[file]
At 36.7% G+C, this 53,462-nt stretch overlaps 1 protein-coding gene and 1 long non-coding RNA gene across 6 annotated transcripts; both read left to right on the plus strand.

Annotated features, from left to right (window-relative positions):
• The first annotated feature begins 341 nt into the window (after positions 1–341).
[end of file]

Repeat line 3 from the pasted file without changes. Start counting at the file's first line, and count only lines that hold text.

• The first annotated feature begins 341 nt into the window (after positions 1–341).